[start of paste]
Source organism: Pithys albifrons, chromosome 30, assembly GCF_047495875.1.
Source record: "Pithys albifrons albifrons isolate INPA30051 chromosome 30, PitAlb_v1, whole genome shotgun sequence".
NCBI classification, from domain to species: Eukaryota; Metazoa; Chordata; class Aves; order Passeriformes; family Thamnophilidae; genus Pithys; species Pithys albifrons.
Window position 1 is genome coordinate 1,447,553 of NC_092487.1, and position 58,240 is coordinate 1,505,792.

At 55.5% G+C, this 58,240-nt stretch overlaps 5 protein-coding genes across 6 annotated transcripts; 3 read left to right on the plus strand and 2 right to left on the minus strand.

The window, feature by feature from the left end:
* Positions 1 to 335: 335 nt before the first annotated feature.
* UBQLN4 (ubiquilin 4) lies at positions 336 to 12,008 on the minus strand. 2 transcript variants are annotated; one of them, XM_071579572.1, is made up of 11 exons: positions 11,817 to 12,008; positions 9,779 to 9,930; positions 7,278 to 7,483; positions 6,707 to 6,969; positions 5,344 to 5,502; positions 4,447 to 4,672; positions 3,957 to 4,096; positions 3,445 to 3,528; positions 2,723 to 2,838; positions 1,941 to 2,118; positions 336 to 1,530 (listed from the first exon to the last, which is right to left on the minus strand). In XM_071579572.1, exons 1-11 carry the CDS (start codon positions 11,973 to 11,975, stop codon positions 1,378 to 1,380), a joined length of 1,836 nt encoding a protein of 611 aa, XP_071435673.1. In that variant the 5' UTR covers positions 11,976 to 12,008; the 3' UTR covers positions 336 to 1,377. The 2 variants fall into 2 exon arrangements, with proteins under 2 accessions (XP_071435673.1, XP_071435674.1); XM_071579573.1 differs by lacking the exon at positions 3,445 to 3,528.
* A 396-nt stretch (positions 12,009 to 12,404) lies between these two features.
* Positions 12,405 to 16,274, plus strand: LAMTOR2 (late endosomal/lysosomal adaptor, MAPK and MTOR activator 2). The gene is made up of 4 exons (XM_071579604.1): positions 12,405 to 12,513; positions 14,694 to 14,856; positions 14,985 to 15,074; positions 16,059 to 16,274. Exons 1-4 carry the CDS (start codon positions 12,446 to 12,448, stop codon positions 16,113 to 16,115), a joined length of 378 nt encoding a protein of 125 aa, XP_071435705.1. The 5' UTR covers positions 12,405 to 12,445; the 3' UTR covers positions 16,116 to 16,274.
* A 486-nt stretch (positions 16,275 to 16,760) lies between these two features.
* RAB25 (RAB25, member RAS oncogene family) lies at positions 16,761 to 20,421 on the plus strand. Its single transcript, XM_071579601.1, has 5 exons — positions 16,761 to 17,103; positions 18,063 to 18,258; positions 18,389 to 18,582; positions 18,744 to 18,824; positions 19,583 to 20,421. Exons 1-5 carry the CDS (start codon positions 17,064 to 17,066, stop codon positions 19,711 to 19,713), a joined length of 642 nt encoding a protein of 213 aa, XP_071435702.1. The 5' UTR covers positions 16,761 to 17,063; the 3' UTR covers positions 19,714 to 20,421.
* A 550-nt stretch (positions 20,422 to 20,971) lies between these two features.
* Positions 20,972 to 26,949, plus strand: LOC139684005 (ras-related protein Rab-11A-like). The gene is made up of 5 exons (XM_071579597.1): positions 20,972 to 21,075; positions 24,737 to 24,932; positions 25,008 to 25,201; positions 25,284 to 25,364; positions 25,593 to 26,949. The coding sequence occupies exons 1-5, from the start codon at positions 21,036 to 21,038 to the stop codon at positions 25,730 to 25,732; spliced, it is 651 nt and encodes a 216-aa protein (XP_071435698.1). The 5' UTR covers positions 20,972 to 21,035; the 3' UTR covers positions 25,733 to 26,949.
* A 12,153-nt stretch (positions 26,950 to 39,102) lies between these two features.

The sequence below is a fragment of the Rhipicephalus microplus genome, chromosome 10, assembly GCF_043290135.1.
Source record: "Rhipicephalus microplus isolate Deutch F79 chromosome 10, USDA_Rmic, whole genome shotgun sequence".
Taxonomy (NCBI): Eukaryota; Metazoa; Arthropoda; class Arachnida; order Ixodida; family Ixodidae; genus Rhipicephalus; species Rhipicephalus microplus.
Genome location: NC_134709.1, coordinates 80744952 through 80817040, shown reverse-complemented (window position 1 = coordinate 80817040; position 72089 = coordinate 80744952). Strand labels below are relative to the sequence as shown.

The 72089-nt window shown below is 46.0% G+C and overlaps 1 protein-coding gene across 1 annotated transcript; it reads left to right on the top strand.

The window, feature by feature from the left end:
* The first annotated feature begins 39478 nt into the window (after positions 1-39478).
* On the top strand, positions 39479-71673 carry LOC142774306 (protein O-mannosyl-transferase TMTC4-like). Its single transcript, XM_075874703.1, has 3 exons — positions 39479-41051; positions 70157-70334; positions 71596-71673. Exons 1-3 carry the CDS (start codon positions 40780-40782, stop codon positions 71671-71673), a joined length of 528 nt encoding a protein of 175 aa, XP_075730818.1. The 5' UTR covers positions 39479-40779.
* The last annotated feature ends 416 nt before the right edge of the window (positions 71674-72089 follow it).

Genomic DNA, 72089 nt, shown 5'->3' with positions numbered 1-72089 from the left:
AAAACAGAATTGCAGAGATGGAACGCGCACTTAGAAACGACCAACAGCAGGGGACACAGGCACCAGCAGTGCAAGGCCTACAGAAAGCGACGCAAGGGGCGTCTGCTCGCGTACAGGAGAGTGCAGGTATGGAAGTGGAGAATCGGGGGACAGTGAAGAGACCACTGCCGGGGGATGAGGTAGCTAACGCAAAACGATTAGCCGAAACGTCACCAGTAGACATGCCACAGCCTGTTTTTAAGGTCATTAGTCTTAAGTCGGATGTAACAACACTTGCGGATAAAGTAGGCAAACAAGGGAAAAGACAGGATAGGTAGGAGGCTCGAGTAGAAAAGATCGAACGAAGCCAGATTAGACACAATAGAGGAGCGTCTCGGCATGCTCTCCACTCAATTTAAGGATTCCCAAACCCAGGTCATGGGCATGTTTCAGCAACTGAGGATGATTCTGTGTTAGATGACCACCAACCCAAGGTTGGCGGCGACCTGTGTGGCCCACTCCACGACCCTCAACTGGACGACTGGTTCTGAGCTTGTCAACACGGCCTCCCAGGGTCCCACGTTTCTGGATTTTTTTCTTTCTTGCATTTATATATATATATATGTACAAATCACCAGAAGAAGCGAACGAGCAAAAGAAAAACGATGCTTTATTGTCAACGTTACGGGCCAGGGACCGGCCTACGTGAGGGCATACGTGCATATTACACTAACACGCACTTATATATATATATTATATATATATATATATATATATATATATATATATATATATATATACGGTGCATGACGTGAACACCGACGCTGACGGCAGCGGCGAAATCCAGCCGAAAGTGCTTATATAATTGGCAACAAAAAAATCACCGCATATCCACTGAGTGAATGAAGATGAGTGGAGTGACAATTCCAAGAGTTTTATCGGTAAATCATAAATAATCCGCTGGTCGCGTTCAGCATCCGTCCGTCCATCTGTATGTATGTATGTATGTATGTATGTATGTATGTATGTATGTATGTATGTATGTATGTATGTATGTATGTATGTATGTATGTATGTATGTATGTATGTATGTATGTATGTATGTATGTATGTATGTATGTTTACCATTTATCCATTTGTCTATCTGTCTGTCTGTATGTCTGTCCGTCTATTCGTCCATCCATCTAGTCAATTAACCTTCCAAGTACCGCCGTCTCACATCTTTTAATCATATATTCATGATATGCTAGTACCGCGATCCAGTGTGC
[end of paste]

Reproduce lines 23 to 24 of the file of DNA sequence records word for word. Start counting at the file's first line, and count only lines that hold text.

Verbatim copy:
* On the top strand, positions 39479-71673 carry LOC142774306 (protein O-mannosyl-transferase TMTC4-like). Its single transcript, XM_075874703.1, has 3 exons — positions 39479-41051; positions 70157-70334; positions 71596-71673. Exons 1-3 carry the CDS (start codon positions 40780-40782, stop codon positions 71671-71673), a joined length of 528 nt encoding a protein of 175 aa, XP_075730818.1. The 5' UTR covers positions 39479-40779.
* The last annotated feature ends 416 nt before the right edge of the window (positions 71674-72089 follow it).